To be blunt, I couldn't stand Jeff in the beginning. I thought he was just a tad bit too egotistical, but he's an author who loves creating worlds, so what else should I expect from someone with a godlike complex. And for the most part, his characters modeled that attitude. As he matured, he softened up and I grew to like him. And oddly, as he became less rigid, so did his characters. As they turned to face a common threat, they grew as a unit, and really began to understand each other. The one relationship I never understood or even liked was with the "love of his life." It made no sense in the structure of the story, and I kept waiting for her to be killed off. My wish was never granted, but I'm keeping my fingers crossed for the next two books.
I still don't think Jeff, nor his characters, know whether Jeff dreamed them up, or if he just tapped into their world, influencing their actions when he could. I don't think I have a strong opinion on it either, and I'm okay with it. I'm just looking forward to what happens next.
Wednesday, August 3, 2016
Of every character created for the franchise, she is my all time favorite. She suffered loss after loss in her life, and she always found the strength to come back and beat it. She lost her parents at a young age, then her husband dies, leaving her to raise a son by herself. She pours herself into raising Wesley and becoming a Starfleet Commander. She is a strong independent woman, and she really cemented herself as my favorite when she went to bat for Hugh, the young Borg that was rescued from his crashed ship. When those around her, including Captain Picard, wanted to use him as weapon, Dr. Crusher defended him, and did everything she could to make sure he had every chance to become his own person. Time and time again, crisis after crisis, Dr. Crusher proved to be a deeply talented officer, willing to put the needs of others before her own. I also thought that of all the main characters on the show, she was the one who seemed to grow the most over the years. By the end of the series, she was a woman & officer who was not only completely comfortable in her own skin, but supremely confident in who she was, and what she had to offer.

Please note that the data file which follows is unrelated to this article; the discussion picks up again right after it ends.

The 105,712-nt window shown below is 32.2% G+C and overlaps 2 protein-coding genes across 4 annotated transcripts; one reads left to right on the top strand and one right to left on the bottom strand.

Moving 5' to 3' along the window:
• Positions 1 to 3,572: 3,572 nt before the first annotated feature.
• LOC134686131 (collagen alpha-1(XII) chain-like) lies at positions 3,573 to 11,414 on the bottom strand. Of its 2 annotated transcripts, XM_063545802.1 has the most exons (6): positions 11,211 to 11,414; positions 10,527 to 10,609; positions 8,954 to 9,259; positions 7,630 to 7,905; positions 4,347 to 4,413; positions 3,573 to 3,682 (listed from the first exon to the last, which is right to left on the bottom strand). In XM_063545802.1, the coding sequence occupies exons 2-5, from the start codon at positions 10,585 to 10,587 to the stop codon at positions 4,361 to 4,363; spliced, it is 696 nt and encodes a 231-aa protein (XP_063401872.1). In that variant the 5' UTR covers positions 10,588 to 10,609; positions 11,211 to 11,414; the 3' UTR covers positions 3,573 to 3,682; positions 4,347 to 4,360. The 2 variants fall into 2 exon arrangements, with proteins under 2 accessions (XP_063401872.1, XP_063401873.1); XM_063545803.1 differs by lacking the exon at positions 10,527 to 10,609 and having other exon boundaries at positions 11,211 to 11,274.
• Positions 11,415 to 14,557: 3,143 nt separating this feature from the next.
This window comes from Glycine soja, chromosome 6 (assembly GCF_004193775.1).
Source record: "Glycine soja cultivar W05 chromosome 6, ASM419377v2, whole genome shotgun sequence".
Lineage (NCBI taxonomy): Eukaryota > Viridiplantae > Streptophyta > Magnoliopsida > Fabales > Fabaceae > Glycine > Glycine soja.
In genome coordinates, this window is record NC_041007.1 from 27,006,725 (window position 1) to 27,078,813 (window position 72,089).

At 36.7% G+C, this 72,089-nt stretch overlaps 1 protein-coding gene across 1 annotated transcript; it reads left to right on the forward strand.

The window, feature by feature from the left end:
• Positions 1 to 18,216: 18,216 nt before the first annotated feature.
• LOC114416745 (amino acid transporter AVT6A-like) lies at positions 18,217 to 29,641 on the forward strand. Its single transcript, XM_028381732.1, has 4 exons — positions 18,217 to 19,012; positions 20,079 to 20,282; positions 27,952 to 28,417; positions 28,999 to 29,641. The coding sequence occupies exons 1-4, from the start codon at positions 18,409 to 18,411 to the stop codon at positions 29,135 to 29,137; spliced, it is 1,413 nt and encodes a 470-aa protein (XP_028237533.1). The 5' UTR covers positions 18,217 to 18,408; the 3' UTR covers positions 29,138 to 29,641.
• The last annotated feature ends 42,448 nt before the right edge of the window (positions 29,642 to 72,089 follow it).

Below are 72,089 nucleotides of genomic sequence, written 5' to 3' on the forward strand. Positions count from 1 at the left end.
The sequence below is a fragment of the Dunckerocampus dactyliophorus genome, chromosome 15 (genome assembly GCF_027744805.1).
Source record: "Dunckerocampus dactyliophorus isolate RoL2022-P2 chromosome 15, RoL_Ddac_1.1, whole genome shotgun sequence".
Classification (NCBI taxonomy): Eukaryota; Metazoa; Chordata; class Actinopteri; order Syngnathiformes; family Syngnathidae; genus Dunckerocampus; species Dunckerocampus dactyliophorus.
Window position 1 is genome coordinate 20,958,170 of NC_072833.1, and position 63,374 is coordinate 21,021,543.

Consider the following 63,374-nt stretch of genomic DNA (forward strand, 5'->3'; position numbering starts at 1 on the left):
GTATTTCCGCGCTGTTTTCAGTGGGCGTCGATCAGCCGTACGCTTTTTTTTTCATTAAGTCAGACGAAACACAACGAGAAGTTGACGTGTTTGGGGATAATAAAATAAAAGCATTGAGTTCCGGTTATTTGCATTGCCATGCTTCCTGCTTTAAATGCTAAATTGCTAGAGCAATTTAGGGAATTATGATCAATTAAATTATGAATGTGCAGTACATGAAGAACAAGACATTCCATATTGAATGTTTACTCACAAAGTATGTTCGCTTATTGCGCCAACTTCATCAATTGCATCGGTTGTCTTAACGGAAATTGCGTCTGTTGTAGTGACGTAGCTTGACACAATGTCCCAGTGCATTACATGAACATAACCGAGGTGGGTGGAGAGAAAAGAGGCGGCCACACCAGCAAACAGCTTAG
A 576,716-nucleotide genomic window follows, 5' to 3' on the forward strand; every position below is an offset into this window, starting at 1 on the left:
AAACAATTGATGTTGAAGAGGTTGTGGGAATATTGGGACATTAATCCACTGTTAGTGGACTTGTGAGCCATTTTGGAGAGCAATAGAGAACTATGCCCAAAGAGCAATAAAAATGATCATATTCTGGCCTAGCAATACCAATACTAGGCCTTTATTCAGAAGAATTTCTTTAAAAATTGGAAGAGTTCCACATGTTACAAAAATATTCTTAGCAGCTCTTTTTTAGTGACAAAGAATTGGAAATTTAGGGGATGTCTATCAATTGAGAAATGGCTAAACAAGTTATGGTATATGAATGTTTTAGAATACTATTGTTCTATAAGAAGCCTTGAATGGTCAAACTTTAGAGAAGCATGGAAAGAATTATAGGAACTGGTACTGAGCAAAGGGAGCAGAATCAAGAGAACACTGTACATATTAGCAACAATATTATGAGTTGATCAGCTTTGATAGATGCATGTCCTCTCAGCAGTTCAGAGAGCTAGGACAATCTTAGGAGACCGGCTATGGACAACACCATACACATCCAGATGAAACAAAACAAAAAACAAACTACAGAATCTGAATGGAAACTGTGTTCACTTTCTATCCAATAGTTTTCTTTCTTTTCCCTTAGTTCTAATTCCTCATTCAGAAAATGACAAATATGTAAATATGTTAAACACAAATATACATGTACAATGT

Sunday, July 31, 2016
Synopsis From Publisher:
Cat-sitting is a dangerous business.
Cameron Sherwood turned his back on law enforcement the night his investigation lead to the death of an innocent gay man. Now Cam spends his time running a business that caters to his favorite animal, cats. But when Cam stumbles upon the body of a friend while feeding her feline, he can't walk away. Dealing with a sexy yet stubborn sheriff, a matchmaking sister, and a terrifying blind date, Cam must somehow track down a killer, all while keeping the cats around him fed with is gourmet cat treats.
Let's be frank. As much as I love a fiendishly plotted mystery, there are times I just want to read something that I don't have to think too much about. I want there to be a mystery component, but I don't want to strain my little grey cells trying to figure out who the killer is. I know that this is where you guys are going to start yelling at me, reminding me of my usual distaste of cozy mysteries, and you would have a valid point. And I'm going to invite you to keep yelling at me after I say this next bit. In my experience, most "mainstream" cozy mysteries are about as cookie cutter as you can get. Half the time I can't tell you who the author is, because they all read the same. The plotting, character development, and writing style all blend together, creating a very forgettable mess. There are exceptions to that, and there are even a few authors I do enjoy, Rhys Bowen's series with Lady Georgina being one of them. For the most part though, I tend to have to go into the realms or romance to find the type of light, fluffy mystery I can get into, specifically m/m romance. I'm sure there are some terrific m/f romance mysteries out there, but if I'm going to read romance, I want it to be relevant to my own life experiences.
And before I get yelled at anymore, I'm not saying all m/m romance mysteries are of the light and fluffy kind, because they aren't, not by a long shot. I absolutely love the Life Lessons series by Kaje Harper, have been blown away by several Josh Lanyon books, and could name another twenty authors I've enjoyed who take a more detailed, plot driven approach to their mysteries. But that's not the kind of mystery I felt like diving into when I picked Murder Most Yowl. I wanted cotton candy, and I got it.